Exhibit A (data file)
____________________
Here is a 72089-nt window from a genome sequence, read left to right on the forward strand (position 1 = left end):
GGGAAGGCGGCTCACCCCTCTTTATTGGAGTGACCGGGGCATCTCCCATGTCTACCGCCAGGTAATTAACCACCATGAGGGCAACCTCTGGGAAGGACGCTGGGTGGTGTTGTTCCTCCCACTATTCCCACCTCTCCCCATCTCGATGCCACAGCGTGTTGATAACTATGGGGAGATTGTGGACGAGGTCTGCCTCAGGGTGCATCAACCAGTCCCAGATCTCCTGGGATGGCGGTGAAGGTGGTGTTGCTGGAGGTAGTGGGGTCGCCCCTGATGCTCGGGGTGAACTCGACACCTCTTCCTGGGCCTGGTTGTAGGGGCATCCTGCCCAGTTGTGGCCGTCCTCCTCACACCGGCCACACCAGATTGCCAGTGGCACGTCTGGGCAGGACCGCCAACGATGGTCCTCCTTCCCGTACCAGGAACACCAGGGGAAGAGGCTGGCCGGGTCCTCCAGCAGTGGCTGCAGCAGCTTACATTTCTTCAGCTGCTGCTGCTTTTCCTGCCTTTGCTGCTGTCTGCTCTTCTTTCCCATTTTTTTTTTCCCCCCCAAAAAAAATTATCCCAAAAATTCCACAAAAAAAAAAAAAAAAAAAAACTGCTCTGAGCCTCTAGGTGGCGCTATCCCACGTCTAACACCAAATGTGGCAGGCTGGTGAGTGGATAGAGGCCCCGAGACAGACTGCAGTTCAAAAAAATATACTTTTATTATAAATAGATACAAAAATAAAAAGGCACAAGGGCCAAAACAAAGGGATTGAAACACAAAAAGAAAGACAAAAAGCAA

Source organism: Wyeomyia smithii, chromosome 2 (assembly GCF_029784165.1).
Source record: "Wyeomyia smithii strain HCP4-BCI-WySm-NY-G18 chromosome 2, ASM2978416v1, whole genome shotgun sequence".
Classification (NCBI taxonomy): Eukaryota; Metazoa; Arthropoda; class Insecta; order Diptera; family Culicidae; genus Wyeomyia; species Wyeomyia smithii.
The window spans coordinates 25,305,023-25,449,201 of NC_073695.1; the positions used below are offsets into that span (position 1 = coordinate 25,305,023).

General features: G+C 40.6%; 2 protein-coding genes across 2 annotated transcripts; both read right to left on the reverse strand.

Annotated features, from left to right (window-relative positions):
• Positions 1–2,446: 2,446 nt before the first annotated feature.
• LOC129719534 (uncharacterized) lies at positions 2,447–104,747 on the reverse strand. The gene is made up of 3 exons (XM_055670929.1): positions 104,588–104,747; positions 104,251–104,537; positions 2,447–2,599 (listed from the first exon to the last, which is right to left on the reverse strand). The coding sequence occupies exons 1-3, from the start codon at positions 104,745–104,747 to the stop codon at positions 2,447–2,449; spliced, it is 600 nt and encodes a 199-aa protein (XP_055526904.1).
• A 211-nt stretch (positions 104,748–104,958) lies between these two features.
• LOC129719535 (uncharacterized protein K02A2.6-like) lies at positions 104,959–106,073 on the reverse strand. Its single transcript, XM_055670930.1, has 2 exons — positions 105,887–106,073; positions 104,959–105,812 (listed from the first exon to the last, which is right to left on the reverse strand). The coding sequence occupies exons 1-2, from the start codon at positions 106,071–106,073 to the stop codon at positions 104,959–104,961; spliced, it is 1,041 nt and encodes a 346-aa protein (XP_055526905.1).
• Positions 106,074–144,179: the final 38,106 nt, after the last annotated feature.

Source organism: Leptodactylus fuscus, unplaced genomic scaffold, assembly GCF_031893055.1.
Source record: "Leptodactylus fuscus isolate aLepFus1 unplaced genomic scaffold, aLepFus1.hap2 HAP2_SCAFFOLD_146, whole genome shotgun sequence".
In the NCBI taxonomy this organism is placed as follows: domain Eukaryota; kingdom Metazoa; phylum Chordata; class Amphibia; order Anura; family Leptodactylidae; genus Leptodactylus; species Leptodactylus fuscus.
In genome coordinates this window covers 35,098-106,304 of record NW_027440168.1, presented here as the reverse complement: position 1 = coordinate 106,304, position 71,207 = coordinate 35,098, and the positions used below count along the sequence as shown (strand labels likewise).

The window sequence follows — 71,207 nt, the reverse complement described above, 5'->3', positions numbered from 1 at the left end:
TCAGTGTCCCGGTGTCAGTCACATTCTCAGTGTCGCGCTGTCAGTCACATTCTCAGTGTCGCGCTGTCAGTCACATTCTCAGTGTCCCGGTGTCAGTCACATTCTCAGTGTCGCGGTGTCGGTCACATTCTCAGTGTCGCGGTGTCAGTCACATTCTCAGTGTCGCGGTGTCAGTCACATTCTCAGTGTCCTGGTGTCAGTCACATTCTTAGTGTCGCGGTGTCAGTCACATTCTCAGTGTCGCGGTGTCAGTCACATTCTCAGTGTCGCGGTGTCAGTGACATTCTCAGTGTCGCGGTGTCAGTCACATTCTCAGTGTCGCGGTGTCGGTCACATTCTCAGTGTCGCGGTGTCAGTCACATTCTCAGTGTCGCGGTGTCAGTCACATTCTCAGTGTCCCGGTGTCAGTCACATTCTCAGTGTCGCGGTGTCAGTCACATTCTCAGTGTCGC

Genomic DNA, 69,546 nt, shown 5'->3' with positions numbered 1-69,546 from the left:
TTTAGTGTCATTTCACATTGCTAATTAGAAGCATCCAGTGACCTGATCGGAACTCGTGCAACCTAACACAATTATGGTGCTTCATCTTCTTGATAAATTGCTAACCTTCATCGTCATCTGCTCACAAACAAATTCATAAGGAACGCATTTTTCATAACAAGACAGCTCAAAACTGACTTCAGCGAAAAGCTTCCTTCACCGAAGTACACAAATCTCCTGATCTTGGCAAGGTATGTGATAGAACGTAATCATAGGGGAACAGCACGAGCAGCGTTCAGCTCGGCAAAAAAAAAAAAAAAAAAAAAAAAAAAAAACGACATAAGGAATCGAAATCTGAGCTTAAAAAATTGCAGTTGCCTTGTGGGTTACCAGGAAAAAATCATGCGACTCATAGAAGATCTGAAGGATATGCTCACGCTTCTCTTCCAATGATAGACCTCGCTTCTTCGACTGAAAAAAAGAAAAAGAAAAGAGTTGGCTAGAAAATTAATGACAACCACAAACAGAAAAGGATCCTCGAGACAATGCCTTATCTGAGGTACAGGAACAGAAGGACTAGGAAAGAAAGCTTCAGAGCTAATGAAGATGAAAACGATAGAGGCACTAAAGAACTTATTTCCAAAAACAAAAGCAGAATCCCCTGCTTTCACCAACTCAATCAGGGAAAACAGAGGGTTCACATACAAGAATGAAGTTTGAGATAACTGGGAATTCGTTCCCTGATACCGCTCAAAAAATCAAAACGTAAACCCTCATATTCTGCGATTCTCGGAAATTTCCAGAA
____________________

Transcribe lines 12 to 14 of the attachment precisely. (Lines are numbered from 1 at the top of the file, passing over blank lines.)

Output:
• LOC129719535 (uncharacterized protein K02A2.6-like) lies at positions 104,959–106,073 on the reverse strand. Its single transcript, XM_055670930.1, has 2 exons — positions 105,887–106,073; positions 104,959–105,812 (listed from the first exon to the last, which is right to left on the reverse strand). The coding sequence occupies exons 1-2, from the start codon at positions 106,071–106,073 to the stop codon at positions 104,959–104,961; spliced, it is 1,041 nt and encodes a 346-aa protein (XP_055526905.1).
• Positions 106,074–144,179: the final 38,106 nt, after the last annotated feature.

Source organism: Leptodactylus fuscus, unplaced genomic scaffold, assembly GCF_031893055.1.